Bid McPhee (November 1, 1859 - January 3, 1943) was a 19th century Major League Baseball player. He was the last second baseman to play without a glove.
Born in Massena, New York, McPhee entered the American Association in 1882 with the Cincinnati Red Stockings. Renamed the Reds in 1890, it was the team for which he would play his entire career. Over 18 years, McPhee batted .271, hit 53 home runs, hit 188 triples, scored 1678 runs, had 1067 RBI, and stole upwards of 600 bases. He had ten 100-plus run seasons and regularly led the league in many defensive categories despite playing without a glove for the first 14 years of his career. Without the benefit of the padding provided by fielding gloves, McPhee toughened his hands by soaking them in salt water.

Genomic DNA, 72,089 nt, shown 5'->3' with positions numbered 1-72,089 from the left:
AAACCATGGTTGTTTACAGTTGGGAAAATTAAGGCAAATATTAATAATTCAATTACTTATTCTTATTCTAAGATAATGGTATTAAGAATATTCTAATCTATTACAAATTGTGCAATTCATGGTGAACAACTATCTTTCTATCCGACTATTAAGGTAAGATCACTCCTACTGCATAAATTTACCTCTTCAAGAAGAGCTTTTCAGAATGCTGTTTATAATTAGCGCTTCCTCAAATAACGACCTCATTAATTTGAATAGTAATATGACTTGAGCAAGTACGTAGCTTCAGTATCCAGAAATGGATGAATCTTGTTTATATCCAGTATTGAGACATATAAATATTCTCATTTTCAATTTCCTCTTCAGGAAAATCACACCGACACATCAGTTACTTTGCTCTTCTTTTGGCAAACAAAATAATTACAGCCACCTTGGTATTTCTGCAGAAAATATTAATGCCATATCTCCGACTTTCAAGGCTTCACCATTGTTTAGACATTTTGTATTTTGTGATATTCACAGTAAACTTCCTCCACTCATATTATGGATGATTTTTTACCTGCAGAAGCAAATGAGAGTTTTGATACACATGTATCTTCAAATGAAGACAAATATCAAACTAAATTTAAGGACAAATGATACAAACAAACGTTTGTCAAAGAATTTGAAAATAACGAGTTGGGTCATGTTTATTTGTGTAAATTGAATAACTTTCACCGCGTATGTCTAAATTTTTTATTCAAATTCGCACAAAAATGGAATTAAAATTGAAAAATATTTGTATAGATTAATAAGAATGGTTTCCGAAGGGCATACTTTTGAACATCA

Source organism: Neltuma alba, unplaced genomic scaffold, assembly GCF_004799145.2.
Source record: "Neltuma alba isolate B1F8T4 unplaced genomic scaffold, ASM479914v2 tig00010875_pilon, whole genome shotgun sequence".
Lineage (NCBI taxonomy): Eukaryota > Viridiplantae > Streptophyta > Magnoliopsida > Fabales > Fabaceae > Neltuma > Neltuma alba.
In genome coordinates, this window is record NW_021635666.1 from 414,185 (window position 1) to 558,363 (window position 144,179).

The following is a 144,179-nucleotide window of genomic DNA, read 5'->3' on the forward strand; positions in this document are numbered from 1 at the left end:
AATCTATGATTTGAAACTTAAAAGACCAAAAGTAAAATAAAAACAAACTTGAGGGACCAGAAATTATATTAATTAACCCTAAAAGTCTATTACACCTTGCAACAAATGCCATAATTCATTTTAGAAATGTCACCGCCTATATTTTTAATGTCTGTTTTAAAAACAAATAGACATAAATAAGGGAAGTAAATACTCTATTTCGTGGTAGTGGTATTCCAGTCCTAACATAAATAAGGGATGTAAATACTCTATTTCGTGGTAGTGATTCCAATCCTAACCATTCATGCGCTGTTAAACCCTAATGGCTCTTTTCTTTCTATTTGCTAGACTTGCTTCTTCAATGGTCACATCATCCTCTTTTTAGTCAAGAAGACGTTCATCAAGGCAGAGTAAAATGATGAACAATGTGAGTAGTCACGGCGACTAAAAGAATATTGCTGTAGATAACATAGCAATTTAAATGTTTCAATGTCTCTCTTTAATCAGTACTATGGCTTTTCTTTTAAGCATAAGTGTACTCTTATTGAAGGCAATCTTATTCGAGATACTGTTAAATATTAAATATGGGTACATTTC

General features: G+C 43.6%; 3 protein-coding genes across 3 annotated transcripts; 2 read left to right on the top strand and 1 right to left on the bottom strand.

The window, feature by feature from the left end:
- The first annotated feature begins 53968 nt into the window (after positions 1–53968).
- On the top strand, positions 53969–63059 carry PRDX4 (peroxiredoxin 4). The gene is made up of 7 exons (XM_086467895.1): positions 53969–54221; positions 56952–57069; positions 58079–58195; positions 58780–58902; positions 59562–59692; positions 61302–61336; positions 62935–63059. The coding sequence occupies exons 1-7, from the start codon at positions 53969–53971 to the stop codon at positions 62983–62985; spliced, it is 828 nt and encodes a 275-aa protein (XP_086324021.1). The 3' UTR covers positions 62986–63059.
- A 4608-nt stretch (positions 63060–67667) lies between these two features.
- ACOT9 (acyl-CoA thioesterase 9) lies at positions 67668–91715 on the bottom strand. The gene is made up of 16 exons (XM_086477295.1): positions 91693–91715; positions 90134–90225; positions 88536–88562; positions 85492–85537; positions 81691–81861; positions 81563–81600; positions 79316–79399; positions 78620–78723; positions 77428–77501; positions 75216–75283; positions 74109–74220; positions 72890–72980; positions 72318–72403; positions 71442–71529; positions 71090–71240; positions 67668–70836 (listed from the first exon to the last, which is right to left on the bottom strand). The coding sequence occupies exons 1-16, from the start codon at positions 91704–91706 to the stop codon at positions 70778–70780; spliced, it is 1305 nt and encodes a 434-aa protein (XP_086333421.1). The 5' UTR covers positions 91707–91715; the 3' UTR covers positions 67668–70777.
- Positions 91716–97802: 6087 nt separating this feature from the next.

Shortly after retiring as a player in 1899, McPhee rejoined the Reds as a manager. At the team's helm for 1901 and part of 1902, he posted only 79 wins to 124 losses for a .389 winning percentage.
Bid McPhee died in 1943. McPhee was cremated and his ashes were placed in the mausoleum at Cypress View Memorial Gardens in San Diego, California.
McPhee was inducted into the Baseball Hall of Fame in 2000. He was inducted into the Cincinnati Reds Hall of Fame in 2002.